Fort Sumner Municipal Airport


Fort Sumner Municipal Airport

Fort Sumner Army Air Field
Fort Sumner Municipal Airport NM 2006 USGS.jpg
Airport typePublic
OwnerVillage of Fort Sumner
ServesFort Sumner, New Mexico
Elevation AMSL4,165 ft / 1,269 m
Coordinates34°29′16″N 104°13′01″W / 34.48778°N 104.21694°W / 34.48778; -104.21694Coordinates: 34°29′16″N 104°13′01″W / 34.48778°N 104.21694°W / 34.48778; -104.21694
FSU is located in New Mexico
Location of airport in New Mexico
Direction Length Surface
ft m
3/21 5,802 1,768 Asphalt
8/26 5,254 1,601 Asphalt
Statistics (2011)
Aircraft operations150
Based aircraft5

Fort Sumner Municipal Airport (IATA: FSU, ICAO: KFSU, FAA LID: FSU) is a village owned, public use airport located two nautical miles (4 km) northeast of the central business district of Fort Sumner, a village in De Baca County, New Mexico, United States.[1] It is included in the National Plan of Integrated Airport Systems for 2011–2015, which categorized it as a general aviation airport.[2]


The airfield's origins date to the 1920s when the Transcontinental Air Transport airline built an airfield in Fort Sumner as part of its coast-to-coast air passenger network, but the site was abandoned when the airline's ambitious plans collapsed in the Great Depression.

The airfield was reopened in February 1941, and was rebuilt in 1942 by the United States Army Air Forces as a World War II training airfield. It was assigned to the AAF Flying Training Command West Coast Training Center and was known as Fort Sumner Army Air Field. The flying cadets at the airfield were trained in advanced twin engine aircraft as phase three of their pilot training. The airfield had at least seven auxiliary landing fields, two of which have been identified:

The facility later became a Prisoner of War Camp in March, 1944 as pilot training was phasing down. It is ow Tucumcari Municipal Airport.

On August 6, 1944, the airfield was transferred to Second Air Force, where it became a replacement facility for B-17 Flying Fortress and B-24 Liberator crew training.

The facility was inactivated on November 15, 1945 and returned to civil control. It is now a public airport providing general aviation service.

The airport retains the large parking ramp from its training use. Two of the three wartime runways are still in use, the 00/18 runway now abandoned. The cantonment area street pattern still exists, with large numbers of foundations of wartime buildings still in evidence, including the foundations of a large cluster of what were probably the barracks of the POW Camp on the north side of the station.

NASA use

In the 1980s, the airport was chosen as a launch site for NASA's high-altitude balloon program. NASA spent about $100,000 to construct large insulated walls and air conditioning inside the one remaining wartime hangar so payloads could use the place in a controlled environment. Three bays with tall sliding doors that opened into the main hangar area provided a workable area for scientists and their payloads with large steel A-frames used to suspend the payloads. Other NASA buildings were constructed at the airport.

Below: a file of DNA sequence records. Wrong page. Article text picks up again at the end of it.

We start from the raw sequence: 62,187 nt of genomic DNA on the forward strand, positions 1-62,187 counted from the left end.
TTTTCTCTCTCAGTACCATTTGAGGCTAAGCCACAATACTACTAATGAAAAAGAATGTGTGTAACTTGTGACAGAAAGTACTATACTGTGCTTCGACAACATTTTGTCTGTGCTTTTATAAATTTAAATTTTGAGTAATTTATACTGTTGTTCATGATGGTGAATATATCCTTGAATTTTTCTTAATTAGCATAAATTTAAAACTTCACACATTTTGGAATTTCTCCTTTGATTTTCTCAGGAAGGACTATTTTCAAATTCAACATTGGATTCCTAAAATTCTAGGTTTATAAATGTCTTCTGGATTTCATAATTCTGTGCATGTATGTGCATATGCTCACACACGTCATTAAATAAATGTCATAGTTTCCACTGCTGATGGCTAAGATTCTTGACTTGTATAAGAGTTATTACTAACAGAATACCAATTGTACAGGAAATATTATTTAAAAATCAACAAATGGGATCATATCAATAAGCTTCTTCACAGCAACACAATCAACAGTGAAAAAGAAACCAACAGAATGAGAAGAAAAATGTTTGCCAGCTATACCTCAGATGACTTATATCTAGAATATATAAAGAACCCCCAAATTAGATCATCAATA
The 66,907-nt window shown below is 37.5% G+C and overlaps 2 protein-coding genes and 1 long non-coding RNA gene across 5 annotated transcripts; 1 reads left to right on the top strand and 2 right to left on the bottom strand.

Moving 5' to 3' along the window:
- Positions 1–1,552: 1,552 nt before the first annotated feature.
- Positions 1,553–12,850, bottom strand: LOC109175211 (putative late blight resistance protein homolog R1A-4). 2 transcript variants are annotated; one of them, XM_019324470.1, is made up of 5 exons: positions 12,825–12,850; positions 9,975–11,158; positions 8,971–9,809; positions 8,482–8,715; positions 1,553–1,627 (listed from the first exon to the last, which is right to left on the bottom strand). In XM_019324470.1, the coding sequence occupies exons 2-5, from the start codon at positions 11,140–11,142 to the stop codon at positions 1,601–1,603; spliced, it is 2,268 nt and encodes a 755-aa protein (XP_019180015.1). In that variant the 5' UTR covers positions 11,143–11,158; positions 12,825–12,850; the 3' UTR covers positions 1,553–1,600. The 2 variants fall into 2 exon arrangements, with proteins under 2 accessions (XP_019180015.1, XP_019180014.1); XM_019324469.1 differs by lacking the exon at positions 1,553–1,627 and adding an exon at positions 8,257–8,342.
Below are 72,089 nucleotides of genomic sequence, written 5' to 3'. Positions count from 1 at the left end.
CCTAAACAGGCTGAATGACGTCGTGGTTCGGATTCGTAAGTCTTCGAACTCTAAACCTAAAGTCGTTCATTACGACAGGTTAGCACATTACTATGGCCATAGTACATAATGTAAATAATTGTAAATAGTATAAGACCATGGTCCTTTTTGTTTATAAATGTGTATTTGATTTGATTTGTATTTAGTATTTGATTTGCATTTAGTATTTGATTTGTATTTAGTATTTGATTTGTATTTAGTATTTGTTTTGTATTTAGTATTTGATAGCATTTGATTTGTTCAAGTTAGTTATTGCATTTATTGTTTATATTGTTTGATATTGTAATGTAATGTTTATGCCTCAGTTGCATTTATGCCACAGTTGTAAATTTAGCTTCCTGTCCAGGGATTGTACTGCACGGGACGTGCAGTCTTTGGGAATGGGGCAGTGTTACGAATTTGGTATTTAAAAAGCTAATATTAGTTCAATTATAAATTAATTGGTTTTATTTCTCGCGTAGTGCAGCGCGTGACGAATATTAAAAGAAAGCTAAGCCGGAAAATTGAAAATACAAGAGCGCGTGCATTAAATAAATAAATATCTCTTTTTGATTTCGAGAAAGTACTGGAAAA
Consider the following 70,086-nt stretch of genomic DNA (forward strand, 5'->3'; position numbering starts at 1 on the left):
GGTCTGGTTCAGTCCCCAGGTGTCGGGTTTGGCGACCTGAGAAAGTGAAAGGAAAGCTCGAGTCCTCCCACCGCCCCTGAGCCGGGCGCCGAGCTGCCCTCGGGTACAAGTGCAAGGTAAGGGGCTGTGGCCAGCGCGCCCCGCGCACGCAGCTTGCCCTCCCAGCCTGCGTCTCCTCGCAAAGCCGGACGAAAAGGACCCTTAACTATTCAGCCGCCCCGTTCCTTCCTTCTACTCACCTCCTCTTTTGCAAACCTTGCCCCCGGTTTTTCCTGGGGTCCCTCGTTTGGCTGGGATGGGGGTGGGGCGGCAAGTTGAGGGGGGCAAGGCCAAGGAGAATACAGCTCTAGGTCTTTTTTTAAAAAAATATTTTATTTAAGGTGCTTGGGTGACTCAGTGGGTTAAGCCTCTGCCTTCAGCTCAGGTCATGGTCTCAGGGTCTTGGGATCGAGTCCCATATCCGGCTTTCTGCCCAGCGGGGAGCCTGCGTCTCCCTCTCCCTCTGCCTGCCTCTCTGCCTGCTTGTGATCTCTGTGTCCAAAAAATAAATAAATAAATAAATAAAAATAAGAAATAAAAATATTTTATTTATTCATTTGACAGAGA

Current two operational balloon launch campaigns are conducted at the airport each year. These occur in the May–June and September–October timeframe surrounding the two stratospheric turnaround events. The NASA Ft. Sumner facility has grown in capability over the years and now includes a machine shop and still utilizes the old World War II hangar as a work area, storage area for support vehicles, and a hangar for NSBF aircraft during balloon flight operations.

Facilities and aircraft

Fort Sumner Municipal Airport covers an area of 960 acres (388 ha) at an elevation of 4,165 feet (1,269 m) above mean sea level. It has two asphalt paved runways: 3/21 is 5,802 by 75 feet (1,768 x 23 m) and 8/26 is 5,254 by 60 feet (1,601 x 18 m).[1]

For the 12-month period ending April 9, 2011, the airport had 150 general aviation aircraft operations, an average of 12 per month. At that time there were five aircraft based at this airport: 60% single-engine and 40% multi-engine.[1]

See also


  1. ^ a b c d FAA Airport Form 5010 for FSU PDF. Federal Aviation Administration. Effective April 5, 2012.
  2. ^ "2011–2015 NPIAS Report, Appendix A" (PDF). National Plan of Integrated Airport Systems. Federal Aviation Administration. October 4, 2010. Archived from the original (PDF, 2.03 MB) on 2012-09-27.
  • Public Domain This article incorporates public domain material from the Air Force Historical Research Agency website
  • Shaw, Frederick J. (2004), Locating Air Force Base Sites History’s Legacy, Air Force History and Museums Program, United States Air Force, Washington DC, 2004.
  • Scientific Balloon Flight Facility

External links

  • Aerial image as of March 1997 from USGS The National Map
  • Resources for this airport:
    • FAA airport information for FSU
    • AirNav airport information for KFSU
    • ASN accident history for FSU
    • FlightAware airport information and live flight tracker
    • SkyVector aeronautical chart for KFSU